Nobody messed with Patrick O’Dell around here.
Dani glanced over at Luke. “You’ve got your stupid watch back, don’t ye?”
“Aye,” Luke admitted, holding it up before tucking it into his flashy scarlet waistcoat, no doubt stolen, itself.
“Well, then?” she answered. “You’ve made your point. Let ’im go.”
Johnny had already lost interest. Teddy had distracted him by bringing over a stick and luring the perpetually bored twelve-year-old into playing fetch with him.
Luke snorted, but Matthew and Mark both rested their hands on their waists and glanced at Patrick, awaiting orders.
“Foine,” Patrick finally grumbled. “I trust the little dunce has learned his lesson. Let’s go.” He jerked a nod at his brothers and began prowling off to the other corner, where they usually loitered.
The other four followed.
Mark gave the boy a parting prod with his toe. “Stay out of our neighborhood and don’t come back, if ye know what’s good for ye.”
Dani huffed at Mark and marched back to plant herself between brother three and the urchin, who’d remained face-down on the ground, as though he realized it was safest for him there.
As the O’Dell tribe rambled off into the shadows, Teddy scampered over to their victim and poked his cold nose gently against his cheek, like he feared the boy was dead.
He wasn’t dead. He was only playing dead, like a hedgehog.
He groaned and brushed the dog away, but stayed down. “Are they gone?”
Dani made sure they’d disappeared. “Aye.”
Then she turned around and crouched beside the boy.
He sat up slowly with a wince, reaching for his hat. He put it on and tried to pull it down over his ears—as if a light cap could keep him warm. Some of his guinea-gold hair still stuck out below it.
“I’m sorry about that,” Dani offered.
“About what?” he grumbled with ready sarcasm. Head down, the urchin wouldn’t make eye contact with her, clearly humiliated.
Instead, he went about fixing his shoe, which had slipped off the back of his heel in the fray.
But Dani noticed his chin trembling with his effort to hold back tears, and her heart went out to him entirely.
“They’re dreadful, I know. They pick on me all the time.”
“I wouldn’t cook ’em nuffin’ if I was you. Aye…” He looked up slowly with a fierce gleam in his cobalt eyes. “I’d set ’em on fire while they was asleep.”
Dani’s eyes widened. Egads, not even Patrick would think of such a thing.
“Well, that sounds a little drastic,” she said.
The boy snorted, but it seemed the tough talk had helped him swallow back his tears, so she didn’t argue.
She eyed the tattered stranger uncertainly. Poor thing. He could’ve been a handsome lad if he weren’t so gaunt. He had high cheekbones and a fine nose, though it was smudged with dirt.
“Anything broken?” she ventured.
“Hardly.” He looked sideways at her. “They’re not so tough.”
“Oh, really? Most around here would beg to differ.”
“Well, I ain’t most.” His head still down, then turned his attention to her dog.
Teddy had been sniffing him. The boy lifted his hand and let Teddy smell his palm. Suddenly, Teddy pounced onto his lap and licked his face, giving instant approval.
The boy chuckled ruefully.
Dani was proud of her dog for cheering him up.
Well, she thought, if Teddy liked him, he must be all right, never mind his wild threats about setting people on fire.
“What’s your name?” she asked
“What’s yours?” he shot back in defiance, a scarecrow with a bad attitude.
She just shrugged. “Dani O’Dell.”
“Danny?” The urchin scoffed like a rudesby. “That’s a boy’s name.”
“It’s short for Daniela!” she informed him. “I’m named after my grandfather. He’s dead.”
“Oh. Sorry.” He scratched Teddy under the chin. “Is this your dog?”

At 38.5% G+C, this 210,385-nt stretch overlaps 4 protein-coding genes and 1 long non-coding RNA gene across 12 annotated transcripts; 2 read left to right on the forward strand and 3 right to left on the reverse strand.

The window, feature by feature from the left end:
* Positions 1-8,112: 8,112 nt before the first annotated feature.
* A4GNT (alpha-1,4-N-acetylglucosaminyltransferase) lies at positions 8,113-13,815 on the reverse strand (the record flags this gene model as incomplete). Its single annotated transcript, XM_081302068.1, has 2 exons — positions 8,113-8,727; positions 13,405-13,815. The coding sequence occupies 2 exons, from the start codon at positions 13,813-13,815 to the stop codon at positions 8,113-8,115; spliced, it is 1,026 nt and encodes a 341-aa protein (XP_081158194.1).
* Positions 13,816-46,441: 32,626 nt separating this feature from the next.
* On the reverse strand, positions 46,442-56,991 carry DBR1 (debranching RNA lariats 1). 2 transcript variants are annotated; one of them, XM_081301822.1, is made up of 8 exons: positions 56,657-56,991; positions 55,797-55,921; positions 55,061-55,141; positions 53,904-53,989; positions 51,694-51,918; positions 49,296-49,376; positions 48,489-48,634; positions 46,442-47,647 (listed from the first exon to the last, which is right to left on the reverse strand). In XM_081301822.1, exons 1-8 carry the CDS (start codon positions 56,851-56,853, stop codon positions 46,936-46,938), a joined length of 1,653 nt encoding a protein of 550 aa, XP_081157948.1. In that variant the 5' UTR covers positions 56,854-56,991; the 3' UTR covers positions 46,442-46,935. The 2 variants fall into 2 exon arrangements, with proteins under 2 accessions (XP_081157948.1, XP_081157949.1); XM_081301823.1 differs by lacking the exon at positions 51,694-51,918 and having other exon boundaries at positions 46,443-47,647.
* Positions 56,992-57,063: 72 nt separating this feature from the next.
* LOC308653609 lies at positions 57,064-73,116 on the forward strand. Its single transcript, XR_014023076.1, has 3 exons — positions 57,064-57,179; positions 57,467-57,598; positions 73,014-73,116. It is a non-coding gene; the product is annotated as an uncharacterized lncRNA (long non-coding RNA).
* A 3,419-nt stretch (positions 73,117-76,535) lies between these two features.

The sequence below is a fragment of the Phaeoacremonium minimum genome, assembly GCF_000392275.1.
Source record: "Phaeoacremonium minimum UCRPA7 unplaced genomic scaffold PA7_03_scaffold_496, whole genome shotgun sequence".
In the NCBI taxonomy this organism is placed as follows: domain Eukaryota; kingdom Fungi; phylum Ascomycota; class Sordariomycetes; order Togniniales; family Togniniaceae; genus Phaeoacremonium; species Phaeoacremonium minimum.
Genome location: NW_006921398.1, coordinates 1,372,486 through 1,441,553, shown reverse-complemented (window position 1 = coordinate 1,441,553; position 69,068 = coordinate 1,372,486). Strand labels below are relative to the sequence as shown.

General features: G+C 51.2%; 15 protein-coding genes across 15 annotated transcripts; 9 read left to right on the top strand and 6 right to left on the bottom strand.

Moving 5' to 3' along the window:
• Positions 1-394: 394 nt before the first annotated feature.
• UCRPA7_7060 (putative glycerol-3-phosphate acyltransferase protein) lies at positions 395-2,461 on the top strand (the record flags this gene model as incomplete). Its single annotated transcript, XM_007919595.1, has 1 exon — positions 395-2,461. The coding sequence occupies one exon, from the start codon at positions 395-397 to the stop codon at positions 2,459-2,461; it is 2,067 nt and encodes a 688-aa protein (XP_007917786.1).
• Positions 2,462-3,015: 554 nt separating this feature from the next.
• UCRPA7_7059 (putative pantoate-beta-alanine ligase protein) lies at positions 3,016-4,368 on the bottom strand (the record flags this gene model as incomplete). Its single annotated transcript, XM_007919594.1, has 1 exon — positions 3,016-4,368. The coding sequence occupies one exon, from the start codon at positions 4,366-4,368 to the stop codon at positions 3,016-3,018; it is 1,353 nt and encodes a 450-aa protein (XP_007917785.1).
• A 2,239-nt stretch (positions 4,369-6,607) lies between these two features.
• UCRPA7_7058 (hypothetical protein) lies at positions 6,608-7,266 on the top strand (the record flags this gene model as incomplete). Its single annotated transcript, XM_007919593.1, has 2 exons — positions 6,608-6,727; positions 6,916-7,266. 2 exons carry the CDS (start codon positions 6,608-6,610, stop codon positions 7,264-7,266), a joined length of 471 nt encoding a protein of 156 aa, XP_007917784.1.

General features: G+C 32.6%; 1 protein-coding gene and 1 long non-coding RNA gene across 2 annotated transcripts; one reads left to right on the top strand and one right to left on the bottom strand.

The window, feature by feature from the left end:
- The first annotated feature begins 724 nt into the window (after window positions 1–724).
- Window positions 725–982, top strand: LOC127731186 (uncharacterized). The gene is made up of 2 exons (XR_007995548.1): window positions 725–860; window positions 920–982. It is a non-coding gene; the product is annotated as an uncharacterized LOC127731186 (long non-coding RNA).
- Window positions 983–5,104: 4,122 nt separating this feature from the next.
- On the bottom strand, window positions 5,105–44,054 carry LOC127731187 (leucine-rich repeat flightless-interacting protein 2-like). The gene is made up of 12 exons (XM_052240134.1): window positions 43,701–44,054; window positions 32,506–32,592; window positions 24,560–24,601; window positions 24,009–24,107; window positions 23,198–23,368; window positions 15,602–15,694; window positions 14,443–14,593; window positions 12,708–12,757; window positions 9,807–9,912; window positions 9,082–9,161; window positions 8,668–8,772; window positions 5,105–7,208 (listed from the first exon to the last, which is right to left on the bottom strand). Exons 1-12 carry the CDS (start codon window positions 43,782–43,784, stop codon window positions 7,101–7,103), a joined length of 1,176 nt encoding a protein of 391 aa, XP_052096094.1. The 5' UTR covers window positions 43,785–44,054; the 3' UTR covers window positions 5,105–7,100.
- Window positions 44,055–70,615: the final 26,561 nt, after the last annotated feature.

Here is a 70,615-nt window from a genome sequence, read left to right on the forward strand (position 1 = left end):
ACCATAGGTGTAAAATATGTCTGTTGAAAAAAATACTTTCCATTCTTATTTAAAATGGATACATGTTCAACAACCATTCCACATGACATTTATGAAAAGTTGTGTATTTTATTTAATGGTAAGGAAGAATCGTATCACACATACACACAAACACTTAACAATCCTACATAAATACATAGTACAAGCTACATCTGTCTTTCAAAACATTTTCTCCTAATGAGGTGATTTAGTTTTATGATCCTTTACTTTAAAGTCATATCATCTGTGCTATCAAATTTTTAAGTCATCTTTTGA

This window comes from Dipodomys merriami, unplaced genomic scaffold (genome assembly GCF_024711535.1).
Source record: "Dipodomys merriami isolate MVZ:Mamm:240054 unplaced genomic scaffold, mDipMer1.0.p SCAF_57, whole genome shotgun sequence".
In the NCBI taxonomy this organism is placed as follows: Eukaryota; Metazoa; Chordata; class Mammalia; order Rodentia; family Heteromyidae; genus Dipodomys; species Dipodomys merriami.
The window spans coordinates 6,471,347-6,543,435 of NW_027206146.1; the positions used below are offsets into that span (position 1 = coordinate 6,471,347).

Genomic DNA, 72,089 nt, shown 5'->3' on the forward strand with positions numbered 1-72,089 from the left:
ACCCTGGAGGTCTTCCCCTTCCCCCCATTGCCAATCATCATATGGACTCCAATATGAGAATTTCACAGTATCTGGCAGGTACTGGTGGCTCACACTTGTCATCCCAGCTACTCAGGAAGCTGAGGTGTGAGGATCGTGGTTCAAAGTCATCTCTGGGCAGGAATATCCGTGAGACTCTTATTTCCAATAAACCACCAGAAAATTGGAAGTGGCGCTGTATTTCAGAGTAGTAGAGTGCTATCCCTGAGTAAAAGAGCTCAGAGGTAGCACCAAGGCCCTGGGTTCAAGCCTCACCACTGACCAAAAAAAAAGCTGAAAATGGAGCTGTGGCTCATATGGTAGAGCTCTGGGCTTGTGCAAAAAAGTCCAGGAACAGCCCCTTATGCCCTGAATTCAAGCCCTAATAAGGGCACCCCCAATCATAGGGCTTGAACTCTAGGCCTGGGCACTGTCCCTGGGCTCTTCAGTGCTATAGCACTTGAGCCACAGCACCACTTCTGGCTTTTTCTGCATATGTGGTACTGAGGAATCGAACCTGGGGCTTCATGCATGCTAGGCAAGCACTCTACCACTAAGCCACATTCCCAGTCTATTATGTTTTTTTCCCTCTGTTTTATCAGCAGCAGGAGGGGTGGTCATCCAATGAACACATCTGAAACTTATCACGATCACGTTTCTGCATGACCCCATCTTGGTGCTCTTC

“Aye, that’s Teddy. And you are?”
“Jake,” he reluctantly admitted. “Jake Reed.”
Dani assessed him with a stare. “You’re not from around here, are you?” she said.
He smirked. “I’ll take that as a compliment.”
She chuckled. “It was.”
Jake offered a first, cautious hint of a smile. “I like to go exploring, that’s all. I ended up here.”
She arched both eyebrows. Who would want to come exploring here? No doubt he was in a hurry to leave. “Do you know how to get out?”
He shrugged. “I always find my way eventually.”
“All right then.” She nodded, then felt the weariness of the day catching up to her, now that she saw the boy was all right. “Well, I have to go.” Hesitating, she reached into her coat pocket and pulled out a penny. “Here. You might as well take this.”
He bristled at once. “I’ll not take your charity!”
“It’s not charity! My brothers beat you up for no reason. Here, take it. You deserve it.”
He scowled at her. “Absolutely not.”
Dani squinted, trying to figure him out. “Did you really try to steal me brother’s pocket watch?”
“Try? Nah.” He sent a sneaky glance over his shoulder, then reached up the sleeve of his short jacket, and pulled out a shiny brass fob watch. “I succeeded.”
Dani gasped as a roguish grin spread across Jake’s grimy face.
“Hold on—!” Suddenly grasping his bony wrist, she inspected the watch more closely. “That isn’t Luke’s watch.” Her eyes widened in horror. “It’s Patrick’s!”
“Aye,” Jake said with a wink and a snicker.
Dani stared at the scoundrel in awe and utter confusion. Then dread for him filled her.
“What have you done?” she exclaimed.
“Just makin’ a livin,’ Dani O’Dell.”
“You’re a lunatic!” Perhaps he’d taken a thrashing, but she saw now he was far from beaten. He wasn’t even scared. “But, they all thought you went after Luke’s watch!”
“It’s called a distraction, my dear,” he said grandly. “First lesson in thieving. And your brothers, well, they’re not very bright.”
Dani stared at him in open-mouthed astonishment. Her head began to shake back and forth with a will of its own. “I can’t believe you did that and lived!”
She put her hand out at once. “Give it back. I’ll put it in his room so he won’t even know.”
Jake chuckled and jumped to his feet. “Ah, that’ll never do, Dani O’Dell.”
She looked up at him in dismay. “You don’t understand what you’ve done!”
“Nonsense. I always know what I’m doing. More or less. And I’ll be fencin’ this shiny bauble, so you can keep your pennies. But, thanks, lass. You’re a good sort.” He tossed the brass fob watch in his hand and caught it again like a ball, showing off, before he dropped it into the breast pocket of his jacket. “See you around, Dani O’Dell.”
“Jake!” She pushed to her feet, still dazed by his audacity. “If you won’t let me return it, you must never come back here again.”